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JAM Entertainment News (US)
July 22, 1994



(a free magazine for the Florida music scene)

Tori Amos: Exposes Her Hidden Corners

By Dave Hall

According to Andy Warhol, everyone gets their "fifteen minutes of fame." According to Dave Letterman, an encounter with one of the famed ones nets the individual a "brush with greatness." Given that singer/ songwriter/ pianist Tori Amos is getting her fifteen minutes of fame in three-year doses, the following interview might be considered a "fifteen-minute brush with greatness."

Thriving, sprouting, mushrooming, greatness. Tori Amos's willingness to expose the hidden corners of her psyche has won the acclaim of an audience apparently hungry for honesty and the anguish of heartfelt life-experience. Amos's prodigious pianistry has earned the respect of even the most particular musicians, and her last album, Little Earthquakes, also earned her multi-platinum sales.

Her latest, Under The Pink, firing both engines on the strength of two hit singles, "God" and "Cornflake Girl," is already platnum in the U.S. alone. Her two-hundred-city-plus tour is sold out in most venues, and in the performer's spare time, she's managed to coordinate a nationwide 1-800 Rape Crisis to aid the hundreds of thousands of rape victims whose cries might have otherwise remained silent.

In the outgoing quest to bright the reader up-to-the-minute, cutting- edge music journalism, nine hundred seconds of valuable time was eked out of Amos's restrictive schedule and thrust upon this hurried, harried writer. What follows is our (mostly) unedited conversation.

Jam: Is there anything that gets under your skin that you get tired of hearing, that you hear over and over again?

Tori: I know there is, but I try and forget it. I always like challenging questions. Things that have thought behind them challenge my mind. Things that don't have thought behind them, I know-I smell it in five seconds. Not to make you nervous, but some people just don't want to dig and be a little archaeologist, which I think if you're a good journalist, that's what you're doing and you're looking at things from a different perspective...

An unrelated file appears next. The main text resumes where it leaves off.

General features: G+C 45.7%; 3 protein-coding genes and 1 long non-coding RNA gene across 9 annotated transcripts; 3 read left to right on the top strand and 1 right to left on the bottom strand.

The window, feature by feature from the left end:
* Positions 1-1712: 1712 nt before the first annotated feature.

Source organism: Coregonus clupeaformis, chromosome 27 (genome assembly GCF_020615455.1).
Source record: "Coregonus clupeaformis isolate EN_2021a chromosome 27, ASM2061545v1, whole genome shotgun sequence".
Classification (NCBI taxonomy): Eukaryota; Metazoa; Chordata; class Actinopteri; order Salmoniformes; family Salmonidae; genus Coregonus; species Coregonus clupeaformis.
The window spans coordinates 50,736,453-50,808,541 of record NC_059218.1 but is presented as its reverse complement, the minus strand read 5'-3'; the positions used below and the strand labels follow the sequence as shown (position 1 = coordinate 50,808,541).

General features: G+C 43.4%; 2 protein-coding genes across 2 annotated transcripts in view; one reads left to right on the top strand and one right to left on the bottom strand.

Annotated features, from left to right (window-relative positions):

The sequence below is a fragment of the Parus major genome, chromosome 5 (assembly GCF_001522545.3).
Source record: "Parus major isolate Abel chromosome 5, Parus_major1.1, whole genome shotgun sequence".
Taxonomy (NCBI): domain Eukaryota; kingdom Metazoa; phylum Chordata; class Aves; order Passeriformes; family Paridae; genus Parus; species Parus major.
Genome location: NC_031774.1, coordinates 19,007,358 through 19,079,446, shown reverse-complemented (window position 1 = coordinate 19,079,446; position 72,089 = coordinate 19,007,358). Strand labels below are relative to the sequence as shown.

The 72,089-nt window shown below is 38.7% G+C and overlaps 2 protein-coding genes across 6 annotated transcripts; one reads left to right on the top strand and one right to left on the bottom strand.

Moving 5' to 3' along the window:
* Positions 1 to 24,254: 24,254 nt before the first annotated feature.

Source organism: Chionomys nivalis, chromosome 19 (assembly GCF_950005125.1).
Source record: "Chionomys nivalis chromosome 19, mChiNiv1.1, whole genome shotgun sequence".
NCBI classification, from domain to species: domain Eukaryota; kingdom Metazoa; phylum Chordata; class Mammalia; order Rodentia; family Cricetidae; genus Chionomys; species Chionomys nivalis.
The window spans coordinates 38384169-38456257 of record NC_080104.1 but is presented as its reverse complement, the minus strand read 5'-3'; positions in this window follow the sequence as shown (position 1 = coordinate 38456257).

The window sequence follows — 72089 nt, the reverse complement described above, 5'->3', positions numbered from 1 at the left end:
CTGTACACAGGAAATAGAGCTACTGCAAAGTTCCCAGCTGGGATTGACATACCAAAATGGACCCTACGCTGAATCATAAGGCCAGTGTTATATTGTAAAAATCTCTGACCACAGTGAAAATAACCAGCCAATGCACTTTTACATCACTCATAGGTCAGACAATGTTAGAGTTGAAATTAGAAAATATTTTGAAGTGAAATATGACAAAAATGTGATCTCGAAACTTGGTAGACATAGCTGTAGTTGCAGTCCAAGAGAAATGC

Jam: In fifteen minutes we certainly don't have time to go through what's already in the bio. What do you think people misconceive about you, what's the greatest misconception about people's image of you, especially as a result of all this press?

Tori: Um, [pause]...that I'm depressed. My crew finds me very funny. I think if you ask them, you know...but they had that impression too, before they all came on board. I think they were all walking on eggshells, and I'm like, 'dudes.'

Jam: ...Lighten up!

Tori: Get a sense of humor! There are days when I think my humor is one of my better sides to myself. Even in my work, I think it comes out a lot. I think people just don't catch it sometimes. But it's everywhere.

Jam: Does it ever bother you that so many of your songs seem to have a down side?

Tori: I know that I'm not like, 'party music.' I don't have any illusions about when people listen to my record. If I'm having a Fourth of July night, we won't be playing Under The Pink or Little Earthquakes! But somebody's gotta go into the basement. I kinda go into the basement and tinker around with stuff - with emotions that I hide. It gives me so much freedom and release. When I walk offstage I feel really invigorated, maybe a bit empty sometimes. I strike a chord that's a bit tender, but there's a feeling of freedom there because when you're not hiding - like nobody can nail you. You know? They can't nail your 'self.'

Jam: Are you afraid that after exposing so much of yourself openly, in the music, in the media, that there's not going to be anything left for yourself? Are there things left that you're hiding? Are there parts of you that aren't getting out?

Tori: I think that with each step you take...like with Little Earthquakes I was the chicken coming out of the egg, alright, and Under the Pink, I'm like the little rooster walking around. You know what I mean?

Jam: More confidence...

Tori: Well, I'm getting into seeds that got dropped from the big old rooster, and I'm stealing a little seed here and a seed there, and I'm looking at another chicken and I'm saying, 'do you have an in-ny or an out-ty,' you know, stuff like that with Under the Pink. And the old rooster's like, 'I have that chicken, I wanna peck her eyes out!'

With each stage, if you start discovering stuff, I don't believe that there isn't more to discover. I really believe that. On one hand, I know there are only twelve notes. And I know that there're only so many emotions. Once you deal with fear, cowardice, desperation, adulation, joy, and what all these things cause, you go, 'Well, haven't I already covered that?' And you keep seeing emotions differently with new experiences.

Jam: Fame causes you to see things differently.